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Demystifying Bonds


By Judy Loy, ChFC®, RICP®

Investing in bonds can be a sound way to balance your portfolio and get a pre-determined yield on the money invested. Bonds are not stocks; they are basically IOUs from municipalities or businesses who have issued the bond as a way to borrow money for expansion, acquisitions, or other uses.

The advantage to investing in bonds is that they are a safer investment vehicle than stocks, although bond returns are often lower than stocks. Purchasing bonds as part of your overall investment portfolio is a good counter to the return fluctuations common in stocks. Typically, when the stock market is doing poorly, the yield on bonds is steady.

Bond Basics
There are several concepts about bonds that will help you understand them better:

  • Coupon - Coupon is the interest paid on the bond. (Bonds once came in coupon books, hence the name.) Bonds are issued for a specific time period, and the bond interest is usually a fixed rate or return, although some bonds do have variable rates. Interest is usually paid twice a year on bonds. So if you have a $1000 bond paying 6%, you would get a check for $60 a year, or $30 twice a year.
  • Maturity - Maturity is the length of time before the par value of a bond reaches its full value; put another way, at "maturity" the bondholder receives the full value of the bond. Bonds under five years to maturity are usually classified as short bonds; intermediate bonds are issued with maturities of 5 to 12 years, and long-bonds have maturities of 12 years or more.
  • Par value - The par value, often referred to as "face value" or "principal value", is how much the bondholder will receive at bond maturity. For instance, a U.S. Savings Bond with a value of $100 will be worth $100 on the date it can be redeemed.
  • Bond rating - The bond rating refers to the quality of the bond, or the ability of the bond issuer to pay its financial obligations. Standard & Poor's is one of the top independent rating agencies that rates bonds. The rating basically asks the question, "Does the bond issuer have the financial strength to pay back the bond and the interest stipulated in the bond indenture?"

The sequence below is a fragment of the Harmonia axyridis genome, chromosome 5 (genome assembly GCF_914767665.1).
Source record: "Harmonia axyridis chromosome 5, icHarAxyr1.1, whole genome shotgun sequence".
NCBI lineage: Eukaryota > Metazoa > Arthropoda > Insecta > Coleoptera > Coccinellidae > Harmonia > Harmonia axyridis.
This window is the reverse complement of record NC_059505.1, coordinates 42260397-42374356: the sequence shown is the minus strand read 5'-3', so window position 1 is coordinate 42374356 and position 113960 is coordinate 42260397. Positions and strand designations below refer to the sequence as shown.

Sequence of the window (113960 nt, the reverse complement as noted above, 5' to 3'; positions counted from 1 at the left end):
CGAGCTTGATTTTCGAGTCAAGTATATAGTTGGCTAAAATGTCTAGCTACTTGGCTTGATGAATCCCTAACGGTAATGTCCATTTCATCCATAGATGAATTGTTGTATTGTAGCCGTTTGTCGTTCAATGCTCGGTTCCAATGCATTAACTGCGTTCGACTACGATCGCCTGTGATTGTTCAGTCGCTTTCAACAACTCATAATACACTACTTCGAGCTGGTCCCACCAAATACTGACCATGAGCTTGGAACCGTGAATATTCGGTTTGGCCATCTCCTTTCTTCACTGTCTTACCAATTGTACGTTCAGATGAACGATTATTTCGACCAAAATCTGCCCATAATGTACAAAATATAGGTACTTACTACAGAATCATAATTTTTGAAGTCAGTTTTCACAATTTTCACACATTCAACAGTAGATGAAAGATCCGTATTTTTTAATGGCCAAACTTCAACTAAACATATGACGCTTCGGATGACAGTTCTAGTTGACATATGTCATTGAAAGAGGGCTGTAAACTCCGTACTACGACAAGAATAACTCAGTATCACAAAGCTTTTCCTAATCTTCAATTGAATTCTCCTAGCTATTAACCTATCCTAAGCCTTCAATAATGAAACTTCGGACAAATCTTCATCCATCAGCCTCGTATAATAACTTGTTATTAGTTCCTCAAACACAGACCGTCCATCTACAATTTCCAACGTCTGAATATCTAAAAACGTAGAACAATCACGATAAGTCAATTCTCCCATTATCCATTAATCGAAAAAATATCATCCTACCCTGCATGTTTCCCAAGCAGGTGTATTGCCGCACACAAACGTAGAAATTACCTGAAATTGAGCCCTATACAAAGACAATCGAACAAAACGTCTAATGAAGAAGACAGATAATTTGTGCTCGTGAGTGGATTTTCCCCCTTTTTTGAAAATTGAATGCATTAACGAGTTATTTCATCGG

Understanding Yields
It is also important to understand the types of yields on a bond: nominal yield, current yield and yield to maturity. Nominal yield is the coupon interest rate. Current yield considers the current market price of the bond, which may be different from par value, and can give you a different return on that basis. For instance, if you bought a $2,000 par value bond with an annual coupon rate of 5% ($2000 x .05 = $100) on the current market for $1600, your actual yield would be 6.25% because you would be earning the $100 on a value of $1600 vs. $2000 ($100/$1600 = 6.25%).

Yield to Maturity is the most complicated calculation. It reflects the coupon rate, current market rate, time to maturity, and presumes the interest on the bond is reinvested at the bond's coupon rate. It is best to work with a financial planner on this calculation since it is quite tricky to calculate.

Bonds can be purchased from a full-service or discount brokerage, or directly from a bond broker who usually requires a $5000 minimum investment. Mutual funds that invest in only bonds are also a good way to buy bonds since bond funds usually purchase a wide-range of bonds from many different types of entities, which diversifies the risk.

In summary, bonds are fixed-income investments that can help balance out risk in your portfolio. They have a pre-determined set rate of return and bond ratings help you know which bonds are of better quality than others.

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